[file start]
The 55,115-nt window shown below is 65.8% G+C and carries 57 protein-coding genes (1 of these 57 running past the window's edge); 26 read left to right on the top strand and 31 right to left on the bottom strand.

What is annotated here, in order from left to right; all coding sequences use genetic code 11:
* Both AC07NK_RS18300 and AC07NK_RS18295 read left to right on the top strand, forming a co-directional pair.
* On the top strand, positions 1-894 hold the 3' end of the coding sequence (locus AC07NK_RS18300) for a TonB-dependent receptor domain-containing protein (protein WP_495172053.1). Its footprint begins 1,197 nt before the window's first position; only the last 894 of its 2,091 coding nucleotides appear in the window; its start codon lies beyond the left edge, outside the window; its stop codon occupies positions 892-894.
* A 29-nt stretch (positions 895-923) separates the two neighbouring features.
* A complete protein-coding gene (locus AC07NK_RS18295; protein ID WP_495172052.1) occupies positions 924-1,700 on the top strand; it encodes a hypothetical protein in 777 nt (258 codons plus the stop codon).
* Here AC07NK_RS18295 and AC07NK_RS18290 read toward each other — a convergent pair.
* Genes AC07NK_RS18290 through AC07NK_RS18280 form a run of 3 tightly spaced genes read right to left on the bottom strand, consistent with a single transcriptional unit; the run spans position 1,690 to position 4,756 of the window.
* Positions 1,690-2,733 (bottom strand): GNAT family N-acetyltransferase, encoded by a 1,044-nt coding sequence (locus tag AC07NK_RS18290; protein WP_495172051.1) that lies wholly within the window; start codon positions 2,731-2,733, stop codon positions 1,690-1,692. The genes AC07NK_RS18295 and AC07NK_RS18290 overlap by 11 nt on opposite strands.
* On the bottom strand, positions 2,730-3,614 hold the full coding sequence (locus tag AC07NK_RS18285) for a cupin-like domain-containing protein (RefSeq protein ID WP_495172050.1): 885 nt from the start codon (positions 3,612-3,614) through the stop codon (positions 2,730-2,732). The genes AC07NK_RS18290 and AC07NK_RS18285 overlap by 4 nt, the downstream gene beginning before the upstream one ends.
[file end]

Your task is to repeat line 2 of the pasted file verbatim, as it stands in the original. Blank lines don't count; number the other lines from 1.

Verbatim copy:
What is annotated here, in order from left to right; all coding sequences use genetic code 11: